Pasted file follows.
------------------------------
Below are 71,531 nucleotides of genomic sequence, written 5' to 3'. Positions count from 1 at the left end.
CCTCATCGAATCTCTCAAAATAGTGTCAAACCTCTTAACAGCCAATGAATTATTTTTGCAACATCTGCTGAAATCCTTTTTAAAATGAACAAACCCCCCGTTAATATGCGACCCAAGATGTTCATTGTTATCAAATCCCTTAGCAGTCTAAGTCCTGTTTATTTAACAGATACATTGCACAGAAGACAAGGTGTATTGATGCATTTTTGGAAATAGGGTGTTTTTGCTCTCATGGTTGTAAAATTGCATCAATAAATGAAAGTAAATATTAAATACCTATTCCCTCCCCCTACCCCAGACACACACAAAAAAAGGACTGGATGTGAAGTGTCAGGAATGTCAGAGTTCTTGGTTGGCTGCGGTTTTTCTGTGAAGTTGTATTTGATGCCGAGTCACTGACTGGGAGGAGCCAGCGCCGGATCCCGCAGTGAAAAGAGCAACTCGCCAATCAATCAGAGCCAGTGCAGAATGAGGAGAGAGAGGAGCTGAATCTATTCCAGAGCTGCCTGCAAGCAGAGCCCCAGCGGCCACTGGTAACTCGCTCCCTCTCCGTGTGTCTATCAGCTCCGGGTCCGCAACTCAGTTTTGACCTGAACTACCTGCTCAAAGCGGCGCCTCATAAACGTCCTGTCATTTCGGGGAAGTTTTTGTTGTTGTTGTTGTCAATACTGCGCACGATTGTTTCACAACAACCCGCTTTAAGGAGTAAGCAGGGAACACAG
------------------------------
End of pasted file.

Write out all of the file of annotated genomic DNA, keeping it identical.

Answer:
Below are 71,531 nucleotides of genomic sequence, written 5' to 3'. Positions count from 1 at the left end.
CCTCATCGAATCTCTCAAAATAGTGTCAAACCTCTTAACAGCCAATGAATTATTTTTGCAACATCTGCTGAAATCCTTTTTAAAATGAACAAACCCCCCGTTAATATGCGACCCAAGATGTTCATTGTTATCAAATCCCTTAGCAGTCTAAGTCCTGTTTATTTAACAGATACATTGCACAGAAGACAAGGTGTATTGATGCATTTTTGGAAATAGGGTGTTTTTGCTCTCATGGTTGTAAAATTGCATCAATAAATGAAAGTAAATATTAAATACCTATTCCCTCCCCCTACCCCAGACACACACAAAAAAAGGACTGGATGTGAAGTGTCAGGAATGTCAGAGTTCTTGGTTGGCTGCGGTTTTTCTGTGAAGTTGTATTTGATGCCGAGTCACTGACTGGGAGGAGCCAGCGCCGGATCCCGCAGTGAAAAGAGCAACTCGCCAATCAATCAGAGCCAGTGCAGAATGAGGAGAGAGAGGAGCTGAATCTATTCCAGAGCTGCCTGCAAGCAGAGCCCCAGCGGCCACTGGTAACTCGCTCCCTCTCCGTGTGTCTATCAGCTCCGGGTCCGCAACTCAGTTTTGACCTGAACTACCTGCTCAAAGCGGCGCCTCATAAACGTCCTGTCATTTCGGGGAAGTTTTTGTTGTTGTTGTTGTCAATACTGCGCACGATTGTTTCACAACAACCCGCTTTAAGGAGTAAGCAGGGAACACAG